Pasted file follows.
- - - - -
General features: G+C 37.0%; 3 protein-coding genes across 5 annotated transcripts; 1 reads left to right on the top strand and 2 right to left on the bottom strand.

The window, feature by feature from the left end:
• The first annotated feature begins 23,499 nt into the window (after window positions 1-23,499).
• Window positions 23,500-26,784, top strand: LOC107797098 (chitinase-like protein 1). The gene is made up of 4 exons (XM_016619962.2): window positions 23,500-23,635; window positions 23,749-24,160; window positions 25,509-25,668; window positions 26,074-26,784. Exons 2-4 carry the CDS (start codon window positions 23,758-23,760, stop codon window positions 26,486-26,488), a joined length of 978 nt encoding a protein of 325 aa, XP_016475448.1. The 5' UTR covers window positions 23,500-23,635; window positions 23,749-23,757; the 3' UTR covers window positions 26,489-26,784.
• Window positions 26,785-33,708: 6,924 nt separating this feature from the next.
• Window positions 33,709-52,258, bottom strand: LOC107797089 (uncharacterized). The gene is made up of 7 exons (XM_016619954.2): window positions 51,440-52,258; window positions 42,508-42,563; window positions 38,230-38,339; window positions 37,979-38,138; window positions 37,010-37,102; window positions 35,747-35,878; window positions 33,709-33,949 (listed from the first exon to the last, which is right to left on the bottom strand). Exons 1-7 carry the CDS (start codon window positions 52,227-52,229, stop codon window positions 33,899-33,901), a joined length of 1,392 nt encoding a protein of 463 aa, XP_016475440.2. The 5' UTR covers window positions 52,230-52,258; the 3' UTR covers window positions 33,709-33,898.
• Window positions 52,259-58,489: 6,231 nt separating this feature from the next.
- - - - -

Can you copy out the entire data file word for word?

General features: G+C 37.0%; 3 protein-coding genes across 5 annotated transcripts; 1 reads left to right on the top strand and 2 right to left on the bottom strand.

The window, feature by feature from the left end:
• The first annotated feature begins 23,499 nt into the window (after window positions 1-23,499).
• Window positions 23,500-26,784, top strand: LOC107797098 (chitinase-like protein 1). The gene is made up of 4 exons (XM_016619962.2): window positions 23,500-23,635; window positions 23,749-24,160; window positions 25,509-25,668; window positions 26,074-26,784. Exons 2-4 carry the CDS (start codon window positions 23,758-23,760, stop codon window positions 26,486-26,488), a joined length of 978 nt encoding a protein of 325 aa, XP_016475448.1. The 5' UTR covers window positions 23,500-23,635; window positions 23,749-23,757; the 3' UTR covers window positions 26,489-26,784.
• Window positions 26,785-33,708: 6,924 nt separating this feature from the next.
• Window positions 33,709-52,258, bottom strand: LOC107797089 (uncharacterized). The gene is made up of 7 exons (XM_016619954.2): window positions 51,440-52,258; window positions 42,508-42,563; window positions 38,230-38,339; window positions 37,979-38,138; window positions 37,010-37,102; window positions 35,747-35,878; window positions 33,709-33,949 (listed from the first exon to the last, which is right to left on the bottom strand). Exons 1-7 carry the CDS (start codon window positions 52,227-52,229, stop codon window positions 33,899-33,901), a joined length of 1,392 nt encoding a protein of 463 aa, XP_016475440.2. The 5' UTR covers window positions 52,230-52,258; the 3' UTR covers window positions 33,709-33,898.
• Window positions 52,259-58,489: 6,231 nt separating this feature from the next.